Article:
Like many salons, Salon Visage, owned by Frank and Belinda Gambuzza, in Knoxville, Tennessee, is always looking for an advantage when it comes to retail sales. According to Monty Howard, general manager of the Visage Group which includes two barbershops, management always had a gut feeling that guests who bought conditioning treatments were more likely to buy retail. Determined to prove it to the Visage team, Howard created a few reports that proved the theory.

“As a result, we changed our strategy and focused on treatments. We re-educated the team on the benefits of the different treatments we offered, we developed scripts for the assistants at the shampoo bowl as well as the stylists, and we have one whole wall along the shampoo area dedicated to treatment products and product information,” Howard says. “We felt if we focused on treatment sales, we would both enhance the experience of the guest in the salon, but the increased sale of treatments would help drive product sales.”

The strategy paid off. In a comparison of 1st Quarter 2017 over the same quarter last year, treatments per client increased from 27% to 32%--an increase of 22% as a result of the emphasis on treatments. Retail sales also rose, although contributing factors kept them from being as strong as Howard hoped. “But the focus certainly bolstered overall sales!” he says.

Our goal always is to improve the performance of the team and the amount of money in our staff’s paychecks. “When you use numbers and data to prove a theory to your team, you’re relying on fact and not just gut instinct, and you are more likely to get their buy in.”

Using data to illustrate a point not only works for the team, according to Howard, it’s effective in one-on-one coaching sessions. A young stylist recently came to Howard unhappy that she wasn’t busy enough, almost implying that the salon wasn’t supporting her growth. When Howard dug into the data, he was able to show the stylist that almost half of her clients were brand requests—clients that were new to her even if they weren’t new to the salon.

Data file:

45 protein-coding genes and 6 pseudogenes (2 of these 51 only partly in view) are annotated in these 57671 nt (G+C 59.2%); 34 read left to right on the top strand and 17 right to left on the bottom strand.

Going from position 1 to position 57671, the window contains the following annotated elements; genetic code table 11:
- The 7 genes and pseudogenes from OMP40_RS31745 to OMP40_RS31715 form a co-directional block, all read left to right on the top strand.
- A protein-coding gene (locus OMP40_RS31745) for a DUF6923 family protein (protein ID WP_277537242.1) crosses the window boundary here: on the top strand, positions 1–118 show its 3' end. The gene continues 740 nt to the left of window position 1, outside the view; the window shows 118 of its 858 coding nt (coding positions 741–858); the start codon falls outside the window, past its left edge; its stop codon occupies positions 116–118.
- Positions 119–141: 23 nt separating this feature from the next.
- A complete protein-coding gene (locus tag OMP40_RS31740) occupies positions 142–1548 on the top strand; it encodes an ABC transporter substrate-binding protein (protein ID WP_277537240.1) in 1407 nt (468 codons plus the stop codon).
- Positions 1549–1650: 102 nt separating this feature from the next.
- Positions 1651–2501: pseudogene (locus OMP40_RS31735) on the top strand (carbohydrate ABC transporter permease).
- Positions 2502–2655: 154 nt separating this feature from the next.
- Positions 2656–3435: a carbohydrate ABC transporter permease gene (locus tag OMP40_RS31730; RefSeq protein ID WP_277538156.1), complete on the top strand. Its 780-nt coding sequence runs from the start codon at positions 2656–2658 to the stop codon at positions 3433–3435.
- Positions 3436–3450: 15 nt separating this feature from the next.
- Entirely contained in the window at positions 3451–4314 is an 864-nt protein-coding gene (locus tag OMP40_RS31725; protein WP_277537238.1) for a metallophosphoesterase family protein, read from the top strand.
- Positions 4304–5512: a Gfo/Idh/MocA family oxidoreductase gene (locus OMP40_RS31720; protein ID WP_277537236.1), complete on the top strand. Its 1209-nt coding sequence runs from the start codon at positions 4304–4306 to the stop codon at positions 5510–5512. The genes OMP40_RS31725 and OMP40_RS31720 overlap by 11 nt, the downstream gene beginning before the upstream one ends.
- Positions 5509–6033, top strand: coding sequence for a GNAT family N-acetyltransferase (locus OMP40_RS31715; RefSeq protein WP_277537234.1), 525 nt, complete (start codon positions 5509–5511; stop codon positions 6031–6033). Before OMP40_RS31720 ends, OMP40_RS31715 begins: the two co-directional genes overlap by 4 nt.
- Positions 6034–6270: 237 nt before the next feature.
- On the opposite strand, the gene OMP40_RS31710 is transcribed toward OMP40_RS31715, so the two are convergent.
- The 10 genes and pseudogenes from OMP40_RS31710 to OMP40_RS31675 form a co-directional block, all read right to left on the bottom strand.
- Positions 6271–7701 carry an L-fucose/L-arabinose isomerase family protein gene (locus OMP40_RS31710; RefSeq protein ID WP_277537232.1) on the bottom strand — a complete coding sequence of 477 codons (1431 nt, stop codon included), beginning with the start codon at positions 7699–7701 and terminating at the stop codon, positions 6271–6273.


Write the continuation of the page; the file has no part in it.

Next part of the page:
“It was quite a shocker,” Howard says. “When we continued to look at her data, we discovered that she was prebooking less than 20 percent of her clientele.” By focusing on prebooking, the stylist was able to grow her request rate and her client count almost overnight.

“The facts always tell a story, and it can take a situation with a disgruntled employee and take the emotion out of it and really turn on a light bulb,” Howard says. “We see it all the time. I recently reviewed a quarter of retail sales with a stylist and she was surprised because she thought her sales were higher than they actually were. Over the next three months she almost doubled her retail sales and it ended up being the key in her getting a promotion.”

Monty Howard will share how he uses data to set salon strategy and motivate both his team and Salon Visage's clients at the Data-Driven Salon event in Atlanta, June 25-26. For more information and to register, visit

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